Trade unions have accused the Government of "dilly-dallying" by delaying rewards that are expected to be given to health workers.
The warning follows a Labour Court recommendation earlier this week for the HSE to engage with unions to discuss increased compensation and benefits for health workers who faced increased risks on the frontline of the pandemic.
In that ruling, the HSE estimated 10 days extra leave for health workers would cost at least €377m, although it also says the unions did not stipulate to the court what recognition they were seeking.
Thereported that Public Expenditure Minister Michael McGrath estimated that increased annual leave for all 300,000 public sector workers could cost in excess of €1bn.
Tony Fitzpatrick, the chair of the staff panel of trade unions which represents eight health unions, said health workers must be seen separately to other groups. He said unions have been discussing this with the HSE since November.
“The Government has been dilly-dallying on this issue and now it is blowing up in their face,” he said.
Mr Fitzpatrick, a member of the Irish Nurses and Midwives Organisation, said a new bank holiday to mark the pandemic should be a separate issue to extra annual leave:
"Healthcare workers have to be looked after," he said. "All along, we said healthcare workers need to be recognised."
Recognition including one-off bonus payments or additional leave had been given in the North and in France, Mr Fitzpatrick said.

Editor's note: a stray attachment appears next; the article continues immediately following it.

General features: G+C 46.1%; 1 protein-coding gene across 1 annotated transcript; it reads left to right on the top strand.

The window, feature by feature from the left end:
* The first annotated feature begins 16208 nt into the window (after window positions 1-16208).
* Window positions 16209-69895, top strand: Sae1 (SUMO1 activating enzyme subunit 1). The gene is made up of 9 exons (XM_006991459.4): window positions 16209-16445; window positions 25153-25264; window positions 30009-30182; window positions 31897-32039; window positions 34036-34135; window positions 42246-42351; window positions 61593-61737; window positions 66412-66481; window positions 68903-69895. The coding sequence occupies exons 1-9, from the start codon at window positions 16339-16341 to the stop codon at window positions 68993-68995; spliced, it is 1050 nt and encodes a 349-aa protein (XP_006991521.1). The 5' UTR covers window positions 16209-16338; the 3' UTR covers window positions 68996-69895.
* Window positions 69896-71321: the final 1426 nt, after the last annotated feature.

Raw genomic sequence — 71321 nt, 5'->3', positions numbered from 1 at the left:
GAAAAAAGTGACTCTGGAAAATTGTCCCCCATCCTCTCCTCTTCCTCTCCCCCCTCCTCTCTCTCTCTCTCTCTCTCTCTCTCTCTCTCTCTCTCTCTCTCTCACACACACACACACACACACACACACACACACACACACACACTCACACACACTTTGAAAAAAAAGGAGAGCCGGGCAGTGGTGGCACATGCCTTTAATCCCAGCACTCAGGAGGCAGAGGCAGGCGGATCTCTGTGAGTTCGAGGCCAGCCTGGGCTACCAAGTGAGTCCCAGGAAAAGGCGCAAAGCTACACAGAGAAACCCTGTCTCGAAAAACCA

A Department of Health spokeswoman said: “The department shall be carefully studying the recommendation with health service management and shall then consider the appropriate next steps,” and added that the department understands the Government hopes to address this in the autumn.
In the interim, the department and the HSE acknowledge frontline healthcare workers’ critical and significant response to this pandemic and supports the ongoing work to appropriately recognise those efforts.
Meanwhile, a free seminar on burnout and the impact of moral injury on healthcare workers hosted by Cork ARC Cancer Support House takes place on Monday.
Professor Gaye Cunnane, director of wellbeing at the Royal College of Physicians Ireland (RCPI) will address the seminar.
She said: “The system is not back to normal, we are still dealing with long waiting lists that became longer during the heights of the pandemic.”
The pandemic has exacerbated pre-existing challenges for healthcare staff around mental health and well-being, she said.
“We know from studies that burnout and a poor sense of wellbeing are endemic in the health service,” she said, referring to work by Prof Blanaid Hayes, Dr Ide Delargy, and Practitioners Health Matters.
Prof Cunnane described burnout as “emotional exhaustion and depersonalisation due to prolonged exposure to emotionally demanding situations.”
Her talk will also address the impact of moral injury on staff, meaning she said: “when there is a discrepancy between available and known standards of care.”
The lecture is expected to offer solutions for “working together for organisational change".
• You can register to attend the webinar by clicking here, or by visiting CorkCancerSupport.ie.